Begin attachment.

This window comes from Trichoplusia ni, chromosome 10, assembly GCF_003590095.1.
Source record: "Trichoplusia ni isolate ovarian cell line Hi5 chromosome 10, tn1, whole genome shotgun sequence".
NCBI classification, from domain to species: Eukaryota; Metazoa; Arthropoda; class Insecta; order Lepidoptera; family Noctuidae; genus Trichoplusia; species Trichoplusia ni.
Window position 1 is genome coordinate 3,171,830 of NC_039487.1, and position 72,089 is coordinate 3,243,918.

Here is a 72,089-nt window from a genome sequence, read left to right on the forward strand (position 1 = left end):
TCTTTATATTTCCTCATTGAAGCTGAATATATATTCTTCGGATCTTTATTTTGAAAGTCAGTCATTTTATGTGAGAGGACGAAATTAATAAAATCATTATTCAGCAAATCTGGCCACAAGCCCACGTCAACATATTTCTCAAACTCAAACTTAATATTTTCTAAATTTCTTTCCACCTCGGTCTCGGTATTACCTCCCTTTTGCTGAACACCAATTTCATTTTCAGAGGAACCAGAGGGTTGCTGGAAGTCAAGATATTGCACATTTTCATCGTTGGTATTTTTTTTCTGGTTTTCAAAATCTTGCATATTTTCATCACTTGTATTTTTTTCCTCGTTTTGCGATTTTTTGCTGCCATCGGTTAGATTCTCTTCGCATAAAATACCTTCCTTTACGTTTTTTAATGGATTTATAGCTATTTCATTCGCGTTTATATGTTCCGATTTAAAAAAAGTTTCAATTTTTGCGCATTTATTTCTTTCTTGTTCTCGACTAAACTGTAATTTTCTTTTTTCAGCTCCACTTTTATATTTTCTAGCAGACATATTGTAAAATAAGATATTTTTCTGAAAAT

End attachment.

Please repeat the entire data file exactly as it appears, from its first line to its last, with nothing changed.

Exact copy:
This window comes from Trichoplusia ni, chromosome 10, assembly GCF_003590095.1.
Source record: "Trichoplusia ni isolate ovarian cell line Hi5 chromosome 10, tn1, whole genome shotgun sequence".
NCBI classification, from domain to species: Eukaryota; Metazoa; Arthropoda; class Insecta; order Lepidoptera; family Noctuidae; genus Trichoplusia; species Trichoplusia ni.
Window position 1 is genome coordinate 3,171,830 of NC_039487.1, and position 72,089 is coordinate 3,243,918.

Here is a 72,089-nt window from a genome sequence, read left to right on the forward strand (position 1 = left end):
TCTTTATATTTCCTCATTGAAGCTGAATATATATTCTTCGGATCTTTATTTTGAAAGTCAGTCATTTTATGTGAGAGGACGAAATTAATAAAATCATTATTCAGCAAATCTGGCCACAAGCCCACGTCAACATATTTCTCAAACTCAAACTTAATATTTTCTAAATTTCTTTCCACCTCGGTCTCGGTATTACCTCCCTTTTGCTGAACACCAATTTCATTTTCAGAGGAACCAGAGGGTTGCTGGAAGTCAAGATATTGCACATTTTCATCGTTGGTATTTTTTTTCTGGTTTTCAAAATCTTGCATATTTTCATCACTTGTATTTTTTTCCTCGTTTTGCGATTTTTTGCTGCCATCGGTTAGATTCTCTTCGCATAAAATACCTTCCTTTACGTTTTTTAATGGATTTATAGCTATTTCATTCGCGTTTATATGTTCCGATTTAAAAAAAGTTTCAATTTTTGCGCATTTATTTCTTTCTTGTTCTCGACTAAACTGTAATTTTCTTTTTTCAGCTCCACTTTTATATTTTCTAGCAGACATATTGTAAAATAAGATATTTTTCTGAAAAT